Confirmed COVID-19 hospitalizations reach new high in Oklahoma


Medical workers attend to a COVID-19 patient in an intensive care unit at a hospital in Sanaa, Yemen. Researchers in England say they have the first evidence that a drug can improve survival from COVID-19. The drug is a cheap, widely available steroid called dexamethasone. Results released Tuesday show it reduced deaths by up to one third in severely ill hospitalized patients. (AP Photo/Hani Mohammed, File)

OKLAHOMA CITY (KFOR) – Oklahoma has reached a new high for confirmed COVID-19 hospitalizations in the state.

The Oklahoma State Department of Health’s Executive Report, released Thursday night, shows that 568 people confirmed to have COVID-19 are currently hospitalized in Oklahoma.

The state also currently has 55 suspected COVID-19 patients in hospitals, according to figures provided in the Executive Report.

Around 40 percent of hospitalized COVID cases – 220 patients – are in Intensive Care Units.

Oklahoma’s confirmed COVID-19 hospitalizations were in the 400s throughout most of September, but hospitalizations jumped into the 500s on Sept. 22 with 522 cases.

New daily positive COVID-19 cases have also been high in Oklahoma in recent weeks.

OSDH reported 1,170 new COVID-19 cases over the past 24 hours on Thursday morning.

The second highest daily number of new COVID-19 cases came on Sept. 25 with 1,276 new cases. The highest number of new cases, 1,401, was on July 27.

OSDH data shows that the state has had 88,369 confirmed cases of COVID-19 since March.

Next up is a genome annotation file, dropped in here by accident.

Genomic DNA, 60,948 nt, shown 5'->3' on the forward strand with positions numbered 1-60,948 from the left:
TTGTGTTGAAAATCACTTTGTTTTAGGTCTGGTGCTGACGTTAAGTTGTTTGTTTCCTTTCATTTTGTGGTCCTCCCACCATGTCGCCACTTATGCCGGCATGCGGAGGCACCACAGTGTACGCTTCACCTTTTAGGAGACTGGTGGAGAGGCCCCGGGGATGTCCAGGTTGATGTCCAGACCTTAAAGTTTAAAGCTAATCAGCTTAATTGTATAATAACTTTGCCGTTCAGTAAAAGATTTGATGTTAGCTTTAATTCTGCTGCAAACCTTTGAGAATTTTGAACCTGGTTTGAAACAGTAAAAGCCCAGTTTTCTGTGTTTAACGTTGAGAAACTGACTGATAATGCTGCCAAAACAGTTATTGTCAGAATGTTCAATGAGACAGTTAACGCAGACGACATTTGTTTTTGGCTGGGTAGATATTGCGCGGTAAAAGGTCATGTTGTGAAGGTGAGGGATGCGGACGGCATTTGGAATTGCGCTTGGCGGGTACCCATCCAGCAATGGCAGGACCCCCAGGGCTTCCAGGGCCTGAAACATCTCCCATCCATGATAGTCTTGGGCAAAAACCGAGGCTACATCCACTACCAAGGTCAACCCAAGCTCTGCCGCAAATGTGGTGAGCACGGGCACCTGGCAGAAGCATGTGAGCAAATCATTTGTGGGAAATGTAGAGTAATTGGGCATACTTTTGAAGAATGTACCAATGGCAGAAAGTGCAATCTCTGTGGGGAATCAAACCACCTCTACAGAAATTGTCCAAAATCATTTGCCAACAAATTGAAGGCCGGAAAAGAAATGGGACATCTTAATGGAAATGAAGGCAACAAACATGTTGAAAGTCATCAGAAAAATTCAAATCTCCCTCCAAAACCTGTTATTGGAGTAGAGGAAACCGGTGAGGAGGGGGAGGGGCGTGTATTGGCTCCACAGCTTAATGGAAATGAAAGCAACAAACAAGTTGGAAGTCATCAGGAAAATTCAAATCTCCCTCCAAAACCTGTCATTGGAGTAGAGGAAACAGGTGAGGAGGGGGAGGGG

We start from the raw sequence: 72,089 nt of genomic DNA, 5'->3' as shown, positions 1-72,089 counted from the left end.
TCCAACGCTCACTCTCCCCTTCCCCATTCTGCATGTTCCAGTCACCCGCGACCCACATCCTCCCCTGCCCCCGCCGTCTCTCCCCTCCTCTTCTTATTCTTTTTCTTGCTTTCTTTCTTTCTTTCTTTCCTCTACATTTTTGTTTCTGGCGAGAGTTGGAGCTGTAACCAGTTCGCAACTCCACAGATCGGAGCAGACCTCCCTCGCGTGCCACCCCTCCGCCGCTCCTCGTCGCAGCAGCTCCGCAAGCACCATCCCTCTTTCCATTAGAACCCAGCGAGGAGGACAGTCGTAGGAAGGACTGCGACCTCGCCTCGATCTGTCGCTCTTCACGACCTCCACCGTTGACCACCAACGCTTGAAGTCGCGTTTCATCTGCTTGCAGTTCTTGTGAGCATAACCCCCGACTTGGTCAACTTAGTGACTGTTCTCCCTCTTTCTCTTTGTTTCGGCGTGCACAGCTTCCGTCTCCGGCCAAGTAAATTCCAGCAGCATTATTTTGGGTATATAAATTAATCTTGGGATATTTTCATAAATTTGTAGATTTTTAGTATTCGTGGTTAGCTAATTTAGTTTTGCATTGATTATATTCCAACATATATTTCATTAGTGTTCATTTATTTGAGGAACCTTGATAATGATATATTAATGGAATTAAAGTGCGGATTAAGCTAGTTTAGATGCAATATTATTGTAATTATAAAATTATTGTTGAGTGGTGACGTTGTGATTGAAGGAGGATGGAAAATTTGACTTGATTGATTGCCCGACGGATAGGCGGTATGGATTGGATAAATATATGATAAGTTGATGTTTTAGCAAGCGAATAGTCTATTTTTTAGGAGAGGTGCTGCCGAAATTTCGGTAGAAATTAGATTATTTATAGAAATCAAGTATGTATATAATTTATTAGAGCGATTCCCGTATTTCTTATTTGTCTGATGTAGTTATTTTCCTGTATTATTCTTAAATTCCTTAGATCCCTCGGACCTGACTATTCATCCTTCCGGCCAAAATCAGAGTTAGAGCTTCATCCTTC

Four additional deaths caused by coronavirus were reported by OSDH officials on Thursday, bringing the state’s total number of deaths to 1,035.

The highest number of Oklahoma COVID-19 deaths in a single day was 21 deaths on April 21. The second highest number was 19 deaths on Aug. 26.

Officials stated early Thursday that there are 12,851 active cases of COVID-19 across Oklahoma.

So far, 74,483 Oklahomans have recovered from the virus, according to OSDH officials.

A Nevada man was hospitalized after testing positive for COVID-19 a second time.

Although the CDC recommends patients be tested twice to determine if they have recovered, health department officials say they are preserving tests for patients who are sick.

Instead, the Oklahoma State Department of Health identifies a person as recovered if they are currently not hospitalized or deceased and it has been 14 days since the onset of their symptoms or since they were diagnosed.

State officials urge Oklahomans to stay away from ill patients and to frequently wash their hands. Also, avoid touching your eyes, nose, and mouth.

At this point, Americans are urged to practice ‘social distancing’ by staying in their homes as much as possible and not going out into a crowd.

The virus is mainly spread from person-to-person, and symptoms usually appear two to 14 days after exposure. Officials stress that the most common symptoms are fever, cough, and shortness of breath.

If you do become sick, you are asked to stay away from others. If you have been in an area where the coronavirus is known to be spreading or been around a COVID-19 patient and develop symptoms, you are asked to call your doctor ahead of time and warn them that you might have been exposed to the virus. That way, experts say, they have the ability to take extra precautions to protect staff and other patients.

Continued Coronavirus Coverage


Latest News

More News

National News

More National

Washington D.C.

More Washington DC

Your Local Election HQ

More Your Local Election HQ

Latest News

More News

Don't Miss

Latest News

More News


KFOR Podcasts

More Podcasts

Follow @KFOR on Twitter